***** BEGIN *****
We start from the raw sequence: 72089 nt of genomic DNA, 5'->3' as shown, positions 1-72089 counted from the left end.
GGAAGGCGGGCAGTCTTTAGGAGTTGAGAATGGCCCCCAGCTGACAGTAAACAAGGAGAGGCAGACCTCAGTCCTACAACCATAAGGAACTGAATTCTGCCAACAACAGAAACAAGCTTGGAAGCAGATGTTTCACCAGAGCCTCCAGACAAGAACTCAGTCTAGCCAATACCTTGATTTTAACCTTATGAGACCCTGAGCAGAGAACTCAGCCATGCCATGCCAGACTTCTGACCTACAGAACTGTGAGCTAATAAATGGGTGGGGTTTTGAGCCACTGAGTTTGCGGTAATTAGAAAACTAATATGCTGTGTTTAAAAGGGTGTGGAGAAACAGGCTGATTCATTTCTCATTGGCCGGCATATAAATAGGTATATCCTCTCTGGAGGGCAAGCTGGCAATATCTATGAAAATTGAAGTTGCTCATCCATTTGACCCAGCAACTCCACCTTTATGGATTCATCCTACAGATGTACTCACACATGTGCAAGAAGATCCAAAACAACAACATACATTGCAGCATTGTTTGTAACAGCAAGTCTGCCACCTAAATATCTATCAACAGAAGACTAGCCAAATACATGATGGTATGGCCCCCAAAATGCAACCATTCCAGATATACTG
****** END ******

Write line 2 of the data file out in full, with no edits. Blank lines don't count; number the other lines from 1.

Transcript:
GGAAGGCGGGCAGTCTTTAGGAGTTGAGAATGGCCCCCAGCTGACAGTAAACAAGGAGAGGCAGACCTCAGTCCTACAACCATAAGGAACTGAATTCTGCCAACAACAGAAACAAGCTTGGAAGCAGATGTTTCACCAGAGCCTCCAGACAAGAACTCAGTCTAGCCAATACCTTGATTTTAACCTTATGAGACCCTGAGCAGAGAACTCAGCCATGCCATGCCAGACTTCTGACCTACAGAACTGTGAGCTAATAAATGGGTGGGGTTTTGAGCCACTGAGTTTGCGGTAATTAGAAAACTAATATGCTGTGTTTAAAAGGGTGTGGAGAAACAGGCTGATTCATTTCTCATTGGCCGGCATATAAATAGGTATATCCTCTCTGGAGGGCAAGCTGGCAATATCTATGAAAATTGAAGTTGCTCATCCATTTGACCCAGCAACTCCACCTTTATGGATTCATCCTACAGATGTACTCACACATGTGCAAGAAGATCCAAAACAACAACATACATTGCAGCATTGTTTGTAACAGCAAGTCTGCCACCTAAATATCTATCAACAGAAGACTAGCCAAATACATGATGGTATGGCCCCCAAAATGCAACCATTCCAGATATACTG